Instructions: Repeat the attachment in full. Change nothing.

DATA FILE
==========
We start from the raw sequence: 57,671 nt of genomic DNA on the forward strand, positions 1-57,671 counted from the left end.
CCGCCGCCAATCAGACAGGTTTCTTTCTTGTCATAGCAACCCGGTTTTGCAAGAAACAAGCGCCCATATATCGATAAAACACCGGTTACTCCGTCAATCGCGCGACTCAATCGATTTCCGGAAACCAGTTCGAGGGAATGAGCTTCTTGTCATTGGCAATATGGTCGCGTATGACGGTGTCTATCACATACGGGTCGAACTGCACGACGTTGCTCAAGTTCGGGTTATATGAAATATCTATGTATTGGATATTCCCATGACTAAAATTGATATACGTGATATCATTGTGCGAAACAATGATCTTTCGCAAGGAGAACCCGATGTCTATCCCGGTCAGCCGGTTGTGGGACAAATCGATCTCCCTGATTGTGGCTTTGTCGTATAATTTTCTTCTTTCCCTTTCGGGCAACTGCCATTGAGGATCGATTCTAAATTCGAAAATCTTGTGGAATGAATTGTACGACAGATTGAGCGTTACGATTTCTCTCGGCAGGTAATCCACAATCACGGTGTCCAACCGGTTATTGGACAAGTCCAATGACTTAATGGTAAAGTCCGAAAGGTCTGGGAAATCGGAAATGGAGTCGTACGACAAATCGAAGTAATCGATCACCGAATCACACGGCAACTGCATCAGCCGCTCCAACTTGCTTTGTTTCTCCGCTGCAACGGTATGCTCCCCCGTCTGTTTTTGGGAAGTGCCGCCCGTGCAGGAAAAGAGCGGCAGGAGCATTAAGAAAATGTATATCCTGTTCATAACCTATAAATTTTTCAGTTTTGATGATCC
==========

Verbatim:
We start from the raw sequence: 57,671 nt of genomic DNA on the forward strand, positions 1-57,671 counted from the left end.
CCGCCGCCAATCAGACAGGTTTCTTTCTTGTCATAGCAACCCGGTTTTGCAAGAAACAAGCGCCCATATATCGATAAAACACCGGTTACTCCGTCAATCGCGCGACTCAATCGATTTCCGGAAACCAGTTCGAGGGAATGAGCTTCTTGTCATTGGCAATATGGTCGCGTATGACGGTGTCTATCACATACGGGTCGAACTGCACGACGTTGCTCAAGTTCGGGTTATATGAAATATCTATGTATTGGATATTCCCATGACTAAAATTGATATACGTGATATCATTGTGCGAAACAATGATCTTTCGCAAGGAGAACCCGATGTCTATCCCGGTCAGCCGGTTGTGGGACAAATCGATCTCCCTGATTGTGGCTTTGTCGTATAATTTTCTTCTTTCCCTTTCGGGCAACTGCCATTGAGGATCGATTCTAAATTCGAAAATCTTGTGGAATGAATTGTACGACAGATTGAGCGTTACGATTTCTCTCGGCAGGTAATCCACAATCACGGTGTCCAACCGGTTATTGGACAAGTCCAATGACTTAATGGTAAAGTCCGAAAGGTCTGGGAAATCGGAAATGGAGTCGTACGACAAATCGAAGTAATCGATCACCGAATCACACGGCAACTGCATCAGCCGCTCCAACTTGCTTTGTTTCTCCGCTGCAACGGTATGCTCCCCCGTCTGTTTTTGGGAAGTGCCGCCCGTGCAGGAAAAGAGCGGCAGGAGCATTAAGAAAATGTATATCCTGTTCATAACCTATAAATTTTTCAGTTTTGATGATCC